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MEI Online: Commodities: Metallic Ores: Lead: Latest News: June 26th 2002

 
    
:: New Molecule Detects Lead  

A molecule that glows turquoise when it sticks to lead could be a new detector for the poisonous metal pollutant. It could help monitor lead levels in water supplies, or track the molecule's effects on the body.

"Fluorescence is more sensitive and much easier," than today's long, complicated lead tests, says Chao-Tsen Chen at the National Taiwan University in Taipei, who built the new molecule with colleague Wan-Pei Huang. The duo call their prototype 'chemosensor 1'.
Lead is an industrial pollutant from smelters and battery manufacture.

Chemosensor1 is based on two oft-used molecules: a crown-shaped one into which metal ions fit and a fluorescent chemical that glows brighter under certain conditions. Sensors for calcium and zinc contain similar compounds.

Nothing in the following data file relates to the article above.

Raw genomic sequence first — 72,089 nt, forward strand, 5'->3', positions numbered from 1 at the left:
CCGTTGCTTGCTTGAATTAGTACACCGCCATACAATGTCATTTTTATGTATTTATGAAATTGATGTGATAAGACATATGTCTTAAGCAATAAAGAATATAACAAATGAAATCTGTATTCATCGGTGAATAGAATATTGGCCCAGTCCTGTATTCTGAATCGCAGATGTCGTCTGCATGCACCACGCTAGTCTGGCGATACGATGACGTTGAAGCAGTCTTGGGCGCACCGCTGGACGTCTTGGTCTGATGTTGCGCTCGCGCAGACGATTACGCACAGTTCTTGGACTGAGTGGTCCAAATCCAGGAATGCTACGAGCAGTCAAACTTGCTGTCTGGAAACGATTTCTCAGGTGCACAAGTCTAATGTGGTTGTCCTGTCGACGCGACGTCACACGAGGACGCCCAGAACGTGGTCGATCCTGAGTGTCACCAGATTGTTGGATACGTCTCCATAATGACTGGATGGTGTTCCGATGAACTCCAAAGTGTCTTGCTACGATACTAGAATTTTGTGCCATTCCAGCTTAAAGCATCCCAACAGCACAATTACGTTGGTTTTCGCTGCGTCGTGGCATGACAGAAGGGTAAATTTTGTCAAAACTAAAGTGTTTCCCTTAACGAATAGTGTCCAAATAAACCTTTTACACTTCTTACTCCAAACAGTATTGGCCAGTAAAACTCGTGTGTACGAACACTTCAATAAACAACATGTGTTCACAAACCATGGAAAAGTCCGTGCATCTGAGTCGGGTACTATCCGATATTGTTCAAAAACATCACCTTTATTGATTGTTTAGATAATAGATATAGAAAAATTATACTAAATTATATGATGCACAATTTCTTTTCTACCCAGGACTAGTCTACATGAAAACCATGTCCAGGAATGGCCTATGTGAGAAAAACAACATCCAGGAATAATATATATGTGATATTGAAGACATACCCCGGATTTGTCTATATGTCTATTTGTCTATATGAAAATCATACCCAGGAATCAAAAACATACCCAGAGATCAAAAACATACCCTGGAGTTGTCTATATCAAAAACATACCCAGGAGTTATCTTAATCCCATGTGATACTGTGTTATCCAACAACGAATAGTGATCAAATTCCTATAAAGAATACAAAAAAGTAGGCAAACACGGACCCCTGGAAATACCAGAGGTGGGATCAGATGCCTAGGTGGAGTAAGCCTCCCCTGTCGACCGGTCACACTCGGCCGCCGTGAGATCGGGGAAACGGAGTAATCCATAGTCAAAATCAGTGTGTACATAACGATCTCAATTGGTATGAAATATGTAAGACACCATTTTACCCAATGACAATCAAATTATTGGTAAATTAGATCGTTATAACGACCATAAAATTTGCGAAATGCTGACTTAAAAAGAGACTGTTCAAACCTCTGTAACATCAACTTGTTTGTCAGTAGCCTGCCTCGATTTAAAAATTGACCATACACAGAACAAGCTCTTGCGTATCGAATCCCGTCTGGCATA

Using this technology for lead, says chemosensor pioneer Anthony Czarnic of Sensors for Medicine and Science, Inc. is "quite remarkable." Lead, a heavy metal, is renowned for stopping fluorescent molecules from working. The new compound glows 40-times brighter in the presence of lead ions.

 

 

   

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